Scholar Barbara Ransby, known for her influential biography of Ella Baker, is a participant in the protest movement we usually call Black Lives Matter (BLM). Now she has written an account of that movement that draws heavily on her experience, Making All Black Lives Matter: Reimagining Freedom in the 21st Century. It is, as a result, as much a movement biography (or autobiography) as a history. Ransby was there, in the ranks of the leadership, and tells the story with the urgency and passion we might expect from a participant.
The BLM movement burst into the public sphere in 2014 and 2015 with street protests over police murders of black young men and boys. Ransby lays out the diverse groups involved and, in the process, the movement’s far-flung roots.
One distinctive trait of BLM that emerges is its ecumenical stance toward problems of internal structure, problems that often absorb and distract activists. BLM activists have constructed a loose coalition of movement groups, and they seem satisfied with that arrangement. Ransby and the activists she quotes talk of working to “stitch together — or weave together — disparate patches of struggle.”
Another is a shared skepticism of the electoral arena. Instead, the BLM movement favors disruptive collective action. Or, to put it another way, while these activists by no means reject electoral politics, they don’t rely on it either. They believe in movements.
To me, it seems evident that BLM is the new Black Freedom Movement. However, that movement arose and grew in a very different political context. The reigning Democratic Party of the 1960s had come to depend on black electoral support, particularly in the northern cities. This relatively favorable electoral context gave the civil rights movement courage and ultimately helps account for its substantial legislative victories. (Similarly, the electoral environment of the 1930s made labor victories possible, as the unstable New Deal Democratic Party could not afford to alienate working-class voters who had been won over by FDR’s rhetoric.)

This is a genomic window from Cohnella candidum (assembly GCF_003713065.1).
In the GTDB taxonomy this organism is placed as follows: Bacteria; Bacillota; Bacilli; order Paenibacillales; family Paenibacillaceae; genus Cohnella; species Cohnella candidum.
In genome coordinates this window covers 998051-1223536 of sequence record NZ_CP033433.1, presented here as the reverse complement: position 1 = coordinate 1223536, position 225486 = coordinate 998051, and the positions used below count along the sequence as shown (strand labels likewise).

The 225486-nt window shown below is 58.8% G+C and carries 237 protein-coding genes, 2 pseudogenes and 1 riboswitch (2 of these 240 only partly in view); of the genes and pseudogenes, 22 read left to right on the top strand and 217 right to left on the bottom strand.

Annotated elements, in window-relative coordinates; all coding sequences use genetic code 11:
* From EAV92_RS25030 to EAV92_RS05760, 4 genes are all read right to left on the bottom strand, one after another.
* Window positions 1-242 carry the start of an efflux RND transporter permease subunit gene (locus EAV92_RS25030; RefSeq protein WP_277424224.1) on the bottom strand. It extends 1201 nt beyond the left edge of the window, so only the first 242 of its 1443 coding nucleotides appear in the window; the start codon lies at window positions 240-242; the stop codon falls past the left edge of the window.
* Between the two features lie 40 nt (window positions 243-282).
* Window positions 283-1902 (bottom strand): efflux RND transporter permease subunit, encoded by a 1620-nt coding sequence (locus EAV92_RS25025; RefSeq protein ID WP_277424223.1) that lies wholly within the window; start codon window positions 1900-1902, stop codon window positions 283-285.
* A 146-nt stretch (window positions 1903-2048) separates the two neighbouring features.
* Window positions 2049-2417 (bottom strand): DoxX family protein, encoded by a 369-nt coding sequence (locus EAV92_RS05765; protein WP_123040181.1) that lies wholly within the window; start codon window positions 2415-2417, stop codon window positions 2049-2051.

The favorable electoral moment of the 1960s passed, however. The Democratic Party failed to respond to movement pressure around the Vietnam War and then tracked rightward as the movements subsided and business influence grew on both major parties. Many activists, perhaps especially young activists, came to view movement politics and electoral politics as alternative and antithetical paths to social change. And there is truth in the view that involvement in electoral politics has tamed and even co-opted movement activists.
The extraordinary event of the election of the first black president and the movement rhetoric of his campaign talk no doubt raised hopes, but the Obama presidency was, in the end, a crushing disappointment. When Freddie Gray’s death in Baltimore police custody in April 2015 sparked mass protest, Obama and other black elected officials alienated BLM activists by counseling calm. His policies did little or nothing to reverse soaring inequality, or to rein in the abusive practices of the carceral system. Former Black Youth Project 100 director Charlene Carruthers tells Ransby that in Obama she saw “the limitations of any politician to change our lives or transform our lives.”